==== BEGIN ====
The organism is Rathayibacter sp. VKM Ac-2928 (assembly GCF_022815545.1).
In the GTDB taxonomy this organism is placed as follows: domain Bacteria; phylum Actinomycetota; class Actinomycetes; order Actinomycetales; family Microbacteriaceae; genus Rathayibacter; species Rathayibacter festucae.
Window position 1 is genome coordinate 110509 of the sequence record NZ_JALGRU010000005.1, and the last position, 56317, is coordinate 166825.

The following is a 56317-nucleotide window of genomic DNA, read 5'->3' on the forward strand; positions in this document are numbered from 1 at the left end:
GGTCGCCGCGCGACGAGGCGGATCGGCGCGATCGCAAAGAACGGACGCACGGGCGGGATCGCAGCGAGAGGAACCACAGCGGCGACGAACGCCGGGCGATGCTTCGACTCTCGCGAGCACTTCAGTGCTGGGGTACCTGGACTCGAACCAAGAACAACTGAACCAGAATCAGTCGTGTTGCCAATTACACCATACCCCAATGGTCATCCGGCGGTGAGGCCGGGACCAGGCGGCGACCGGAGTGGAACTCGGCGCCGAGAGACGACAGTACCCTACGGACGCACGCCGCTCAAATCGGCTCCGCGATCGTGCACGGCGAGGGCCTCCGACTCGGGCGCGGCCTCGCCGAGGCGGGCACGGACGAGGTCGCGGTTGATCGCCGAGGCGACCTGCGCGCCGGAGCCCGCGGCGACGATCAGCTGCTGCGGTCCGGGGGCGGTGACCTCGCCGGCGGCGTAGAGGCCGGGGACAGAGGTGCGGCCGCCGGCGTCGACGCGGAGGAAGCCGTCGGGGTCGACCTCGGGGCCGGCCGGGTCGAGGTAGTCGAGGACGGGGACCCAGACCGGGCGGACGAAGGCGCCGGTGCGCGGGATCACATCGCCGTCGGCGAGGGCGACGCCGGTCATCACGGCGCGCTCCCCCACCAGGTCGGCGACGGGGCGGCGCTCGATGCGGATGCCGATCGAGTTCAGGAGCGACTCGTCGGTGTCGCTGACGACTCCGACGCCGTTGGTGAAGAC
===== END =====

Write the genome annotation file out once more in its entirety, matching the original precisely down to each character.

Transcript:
The organism is Rathayibacter sp. VKM Ac-2928 (assembly GCF_022815545.1).
In the GTDB taxonomy this organism is placed as follows: domain Bacteria; phylum Actinomycetota; class Actinomycetes; order Actinomycetales; family Microbacteriaceae; genus Rathayibacter; species Rathayibacter festucae.
Window position 1 is genome coordinate 110509 of the sequence record NZ_JALGRU010000005.1, and the last position, 56317, is coordinate 166825.

The following is a 56317-nucleotide window of genomic DNA, read 5'->3' on the forward strand; positions in this document are numbered from 1 at the left end:
GGTCGCCGCGCGACGAGGCGGATCGGCGCGATCGCAAAGAACGGACGCACGGGCGGGATCGCAGCGAGAGGAACCACAGCGGCGACGAACGCCGGGCGATGCTTCGACTCTCGCGAGCACTTCAGTGCTGGGGTACCTGGACTCGAACCAAGAACAACTGAACCAGAATCAGTCGTGTTGCCAATTACACCATACCCCAATGGTCATCCGGCGGTGAGGCCGGGACCAGGCGGCGACCGGAGTGGAACTCGGCGCCGAGAGACGACAGTACCCTACGGACGCACGCCGCTCAAATCGGCTCCGCGATCGTGCACGGCGAGGGCCTCCGACTCGGGCGCGGCCTCGCCGAGGCGGGCACGGACGAGGTCGCGGTTGATCGCCGAGGCGACCTGCGCGCCGGAGCCCGCGGCGACGATCAGCTGCTGCGGTCCGGGGGCGGTGACCTCGCCGGCGGCGTAGAGGCCGGGGACAGAGGTGCGGCCGCCGGCGTCGACGCGGAGGAAGCCGTCGGGGTCGACCTCGGGGCCGGCCGGGTCGAGGTAGTCGAGGACGGGGACCCAGACCGGGCGGACGAAGGCGCCGGTGCGCGGGATCACATCGCCGTCGGCGAGGGCGACGCCGGTCATCACGGCGCGCTCCCCCACCAGGTCGGCGACGGGGCGGCGCTCGATGCGGATGCCGATCGAGTTCAGGAGCGACTCGTCGGTGTCGCTGACGACTCCGACGCCGTTGGTGAAGAC